Have you ever given up on a book half way in? lots of them.  most recently, Omensetter's Luck by William Gass and St. Louis Plans, a collection of essays that turned out to be hideously dry, even for academic writing.  everything Jane Austen and Henry James ever wrote--i have tried and tried, just can't do it. 

Which book or books can be found on your nightstand at the moment? My mom's first novel in a huge black binder, the red-bound first volume of Carl Sandburg's biography of Abraham Lincoln, The Ten Most Beautiful Experiments, The Red Badge of Courage (on CD), Accelerando by Charles Strauss, The Master Butcher's Singing Club by Louise Erdrich (also on CD), a couple of Warriors manga books, and a stack of back issues of Architecture and Architectural Record.

I tag ... dahlink .  Another librarian.  Maybe a rare public post?  and anyone in the stlouis group who wants to play along.

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Word Up

Blog-Word! for clearview_stl
know
Your word buddies:
shoemoneytonite@livejournal.com
not_a_bumblebee@livejournal.com
undines_shadows@greatestjournal.com
mcmonkeylove@livejournal.com
hey_streethawk@livejournal.com
@
Created by Grahame

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Animals are so unpredictable ....

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Writer's Block: Romance!

What's the most romantic thing you have done for someone?
Was it the giant heart Valentine, (approximately 36" x 48"), or simply remembering the 29th of every month for the last 22 years

Hard to say.

Writer's Block: Perfect Sandwich

Describe your perfect sandwich, layer by layer.
Proscuitto crudo and a ball of fresh mozzarella stuffed inside one of those little hollow crusty Italian rolls from the Alimentari around the corner from the Piazza Navonna, the one mere steps from Pasquino's constant commentary.  Add chunks of summer tomato purchased in the Campo di Fiori and cut with a tiny, pale yellow Victorinox knife.  Eat sitting at Bruno's feet.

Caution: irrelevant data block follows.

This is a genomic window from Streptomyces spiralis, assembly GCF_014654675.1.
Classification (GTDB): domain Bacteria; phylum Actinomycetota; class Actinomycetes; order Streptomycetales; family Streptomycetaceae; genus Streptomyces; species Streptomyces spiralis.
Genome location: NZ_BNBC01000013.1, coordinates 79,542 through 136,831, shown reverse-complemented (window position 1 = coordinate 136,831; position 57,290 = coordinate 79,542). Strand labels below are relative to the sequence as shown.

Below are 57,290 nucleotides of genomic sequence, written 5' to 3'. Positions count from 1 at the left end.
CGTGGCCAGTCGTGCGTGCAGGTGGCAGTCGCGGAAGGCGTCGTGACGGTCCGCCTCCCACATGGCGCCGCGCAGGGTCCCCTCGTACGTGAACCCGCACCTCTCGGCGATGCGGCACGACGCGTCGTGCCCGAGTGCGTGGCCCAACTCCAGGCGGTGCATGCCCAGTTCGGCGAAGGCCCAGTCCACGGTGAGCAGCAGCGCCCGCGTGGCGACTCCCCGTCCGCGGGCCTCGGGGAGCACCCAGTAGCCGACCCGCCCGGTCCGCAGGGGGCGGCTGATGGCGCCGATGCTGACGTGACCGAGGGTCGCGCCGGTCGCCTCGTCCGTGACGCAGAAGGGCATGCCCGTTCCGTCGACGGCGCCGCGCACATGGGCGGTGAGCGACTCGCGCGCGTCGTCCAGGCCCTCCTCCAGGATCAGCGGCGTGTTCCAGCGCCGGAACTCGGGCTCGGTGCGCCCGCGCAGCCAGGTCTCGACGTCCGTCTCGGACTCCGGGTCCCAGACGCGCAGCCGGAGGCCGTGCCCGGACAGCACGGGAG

Another Spin



Always a little behind the eight ball ... I finally mailed my cover mix CD to rebl1969.  As mentioned previously, this was ridiculously difficult because I have become so out of touch with the music world.  I mean, I hardly know the names of the songs/bands on the CDs in the changer!  The fact that there are over 1200 of them and they're the Husband's babies probably have something to do with this, but stil ...

So, here's the list:

Kiss - Do You Remember Rock n Roll Radio (Ramones)
Save Ferris - Come on Eileen (Dexy's Midnight Runners)
Shinehead - Jamaican in NY (Sting)
World Bang - When Doves Cry (the artist who's changed his name so many times nobody knows what it is now)
Robert Plant/Allison Krauss - Gone Gone Gone (Everley Brothers)
Cake - I Will Survive (Gloria Gaynor)
the Ataris - Boys of Summer (Don Henley)
Red Hot Chili Peppers - Havana Affair (Ramones)
Afghan Whigs - Lost in the Supermarket (the Clash)
Unknown Artist (street musician) – I Can See Clearly (Bob Marley)
Pink Floyd - Little Wing (Jimi Hendrix)
Chet Atkins & Mark Knoplfer - Imagine (John Lennon)

I know that others have some of the same songs, but considering this is the first mix I've completed since cassettes, I'm proud to have done it!!  And the cover is way cool ... always about the Eye Candy, I am.

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Writer's Block: My First Car

I called it the Pinto that Ate Cleveland.  A shit brown station wagon with a guess-a-gear stick shift transmission, I bought it from a lady living in one of the little houses squished between St. Vincent's and War Memorial Stadium.  It had been her father's--at that time it seemed more people inherited Pintos than bought them.  The original manual was in the glove box, in a vinyl case with an MG logo and a registration card from Ohio.  I thought this was a sign my next car would be the MG I'd always wanted.